Washington’s new long-term care payroll tax goes into effect on January 1, 2022. Known as the WA Cares Fund, it is a first of its kind program in the nation that aims to provide eligible workers with up to $36,500 in long-term care benefits beginning in 2025. It is paid for by a tax on employees’ wages.
The program, which the Washington Legislature passed in 2019, imposes a payroll premium of $0.58 per $100 in earnings beginning in January. The tax is mandatory, and employees—not the employer—must pay the tax. Employers are not required to contribute.
Earlier this year, the Washington Legislature approved a one-time opt out for those who obtained private long-term care insurance by November 1, 2021. More specifically, any employee who attests that they have comparable long-term care insurance purchased before November 1, 2021, may apply to the Employment Security Department (ESD) for an exemption. The employee must then provide proof of their exemption to their employer before the employer can waive collecting the premium assessment from the employee’s wages. The employee must apply for the opt-out exemption to ESD between October 1, 2021, and December 31, 2022. Employers should remind employees of this tight deadline. Employees who apply for the opt-out exemption will receive a letter from ESD and will need to provide a copy to their employer.
Employees Subject to the Tax; No Cap on Amount of Wages Taxed
Notably, there is no cap on the amount of wages that are taxed, and the program applies to all employees employed in Washington with the exception of individuals who are self-employed, federal employees, employees of a federally-recognized tribe, certain employees subject to a collective bargaining agreement, and those who qualify for an exemption. An employee is treated as employed in Washington if the employee’s service is “localized” in Washington, or, if the employee’s service is not localized in any state, if the employee performs some services in Washington and the services are directed or controlled from Washington. Therefore, an employer must make this determination and comply if necessary. ESD states that generally, employers will need to collect premiums for WA Cares from the same employees for which the employers pay premiums for Paid Family and Medical Leave.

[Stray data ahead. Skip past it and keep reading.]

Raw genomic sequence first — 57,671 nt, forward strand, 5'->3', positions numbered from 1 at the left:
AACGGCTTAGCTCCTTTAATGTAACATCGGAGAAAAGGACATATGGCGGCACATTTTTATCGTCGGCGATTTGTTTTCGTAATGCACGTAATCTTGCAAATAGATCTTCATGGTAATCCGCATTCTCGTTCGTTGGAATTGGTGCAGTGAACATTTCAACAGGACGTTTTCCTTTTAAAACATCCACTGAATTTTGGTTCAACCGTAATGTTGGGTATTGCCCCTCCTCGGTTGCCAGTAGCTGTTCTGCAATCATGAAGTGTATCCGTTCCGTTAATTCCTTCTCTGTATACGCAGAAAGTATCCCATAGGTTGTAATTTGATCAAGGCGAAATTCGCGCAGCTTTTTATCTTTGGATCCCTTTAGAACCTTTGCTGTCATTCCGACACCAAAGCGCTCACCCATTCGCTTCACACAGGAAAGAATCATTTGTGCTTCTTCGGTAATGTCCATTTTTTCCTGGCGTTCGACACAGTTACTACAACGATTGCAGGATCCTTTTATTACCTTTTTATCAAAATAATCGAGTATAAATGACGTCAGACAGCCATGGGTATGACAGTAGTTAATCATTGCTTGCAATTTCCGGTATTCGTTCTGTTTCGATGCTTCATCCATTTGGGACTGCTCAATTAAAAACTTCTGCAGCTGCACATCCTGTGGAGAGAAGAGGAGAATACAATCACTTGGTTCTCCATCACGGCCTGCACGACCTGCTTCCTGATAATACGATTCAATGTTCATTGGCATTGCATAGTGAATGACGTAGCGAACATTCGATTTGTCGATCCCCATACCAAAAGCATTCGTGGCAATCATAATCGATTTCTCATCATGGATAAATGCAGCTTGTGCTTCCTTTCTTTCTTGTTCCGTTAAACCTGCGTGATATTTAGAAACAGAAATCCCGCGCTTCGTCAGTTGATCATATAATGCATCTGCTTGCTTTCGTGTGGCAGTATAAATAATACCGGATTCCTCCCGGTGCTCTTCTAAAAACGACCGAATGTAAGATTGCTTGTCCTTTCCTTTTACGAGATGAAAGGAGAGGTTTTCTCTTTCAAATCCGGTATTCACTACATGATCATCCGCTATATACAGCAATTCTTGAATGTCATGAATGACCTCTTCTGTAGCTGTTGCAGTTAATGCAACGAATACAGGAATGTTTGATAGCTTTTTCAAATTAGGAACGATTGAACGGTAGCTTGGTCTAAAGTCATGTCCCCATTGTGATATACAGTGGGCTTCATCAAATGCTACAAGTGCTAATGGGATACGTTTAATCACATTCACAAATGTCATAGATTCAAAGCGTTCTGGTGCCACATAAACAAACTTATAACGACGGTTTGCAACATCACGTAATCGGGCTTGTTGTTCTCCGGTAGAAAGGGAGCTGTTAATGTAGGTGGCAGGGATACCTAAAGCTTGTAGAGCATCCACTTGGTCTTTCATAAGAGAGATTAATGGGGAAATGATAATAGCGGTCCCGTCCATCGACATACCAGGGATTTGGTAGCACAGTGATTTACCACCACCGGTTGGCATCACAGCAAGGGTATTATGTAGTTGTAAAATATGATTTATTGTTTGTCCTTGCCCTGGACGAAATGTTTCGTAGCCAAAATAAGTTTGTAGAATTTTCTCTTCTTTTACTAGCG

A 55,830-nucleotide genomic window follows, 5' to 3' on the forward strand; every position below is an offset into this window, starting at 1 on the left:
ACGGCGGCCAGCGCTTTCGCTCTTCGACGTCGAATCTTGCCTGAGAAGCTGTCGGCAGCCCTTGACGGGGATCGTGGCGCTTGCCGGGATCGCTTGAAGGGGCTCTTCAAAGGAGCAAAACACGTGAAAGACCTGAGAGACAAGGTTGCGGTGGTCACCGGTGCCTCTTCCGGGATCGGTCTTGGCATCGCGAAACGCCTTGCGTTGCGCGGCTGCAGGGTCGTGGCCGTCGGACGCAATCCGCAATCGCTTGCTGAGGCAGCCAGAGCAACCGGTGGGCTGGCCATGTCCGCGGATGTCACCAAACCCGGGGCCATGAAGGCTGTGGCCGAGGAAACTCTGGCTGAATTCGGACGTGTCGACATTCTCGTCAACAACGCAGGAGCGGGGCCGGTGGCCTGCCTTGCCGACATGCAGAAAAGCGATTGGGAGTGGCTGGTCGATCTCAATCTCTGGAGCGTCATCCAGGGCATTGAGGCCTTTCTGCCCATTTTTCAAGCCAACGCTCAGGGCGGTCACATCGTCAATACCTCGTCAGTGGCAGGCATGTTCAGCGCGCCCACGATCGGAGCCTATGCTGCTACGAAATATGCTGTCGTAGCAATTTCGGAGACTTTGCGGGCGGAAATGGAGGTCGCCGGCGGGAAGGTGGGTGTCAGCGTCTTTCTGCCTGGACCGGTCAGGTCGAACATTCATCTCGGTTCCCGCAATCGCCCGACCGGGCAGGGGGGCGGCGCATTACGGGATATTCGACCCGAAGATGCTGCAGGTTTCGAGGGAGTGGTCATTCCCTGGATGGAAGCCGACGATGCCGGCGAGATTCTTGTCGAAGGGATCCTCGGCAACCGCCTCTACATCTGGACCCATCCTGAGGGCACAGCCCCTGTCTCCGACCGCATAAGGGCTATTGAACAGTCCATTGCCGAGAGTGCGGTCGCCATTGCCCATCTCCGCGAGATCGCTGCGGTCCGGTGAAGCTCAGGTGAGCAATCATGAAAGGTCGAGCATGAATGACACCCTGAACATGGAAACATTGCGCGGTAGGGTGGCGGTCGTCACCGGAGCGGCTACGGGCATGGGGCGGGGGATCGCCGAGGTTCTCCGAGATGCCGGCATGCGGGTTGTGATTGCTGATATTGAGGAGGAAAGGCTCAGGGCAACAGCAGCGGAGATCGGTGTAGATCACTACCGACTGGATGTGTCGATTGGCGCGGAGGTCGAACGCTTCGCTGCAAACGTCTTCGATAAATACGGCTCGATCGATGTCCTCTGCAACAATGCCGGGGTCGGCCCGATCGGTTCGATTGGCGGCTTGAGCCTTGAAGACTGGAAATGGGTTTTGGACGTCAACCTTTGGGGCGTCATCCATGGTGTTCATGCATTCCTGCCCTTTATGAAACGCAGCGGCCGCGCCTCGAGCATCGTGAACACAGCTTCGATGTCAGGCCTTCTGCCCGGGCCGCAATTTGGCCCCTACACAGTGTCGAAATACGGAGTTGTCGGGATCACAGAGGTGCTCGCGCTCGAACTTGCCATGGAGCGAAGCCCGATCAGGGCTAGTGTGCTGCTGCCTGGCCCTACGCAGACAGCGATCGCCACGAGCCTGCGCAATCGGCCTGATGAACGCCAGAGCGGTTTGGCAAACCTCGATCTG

In effect, this likely means that out-of-state employers will need to collect and remit premiums for their employees who work primarily in Washington including remote employees. For out-of-state based employers with Washington-based employees (or employees working remotely in Washington), contact the FWW employment law attorneys for support in determining whether the WA Cares Fund tax applies.
Eligibility for Benefits
In order to be eligible for WA Cares Fund benefits, an employee must have worked and contributed to the fund for:
A total of 10 years without an interruption of five or more consecutive years; or
Three of the last six years at the time the employee applies for the WA Cares Fund benefit; and
- Worked at least 500 hours per year.
Additionally, to be eligible for benefits an employee must be at least 18 years old and a current resident of Washington.
The benefit is not transferrable if the employee moves out of state. Additionally, many employees who are older may never be able to collect on this benefit prior to retirement.
Setting up Payroll Deductions
Beginning January 1, 2022, employers will need to collect premiums from their employees in the same manner in which they do now for Paid Family and Medical Leave (PFML), and ESD is in the process of updating the PFML reporting system so that employers can report for both programs at the same time. More information on calculating and collecting premiums, as well as a variety of other resources, can be found on the WA Cares website.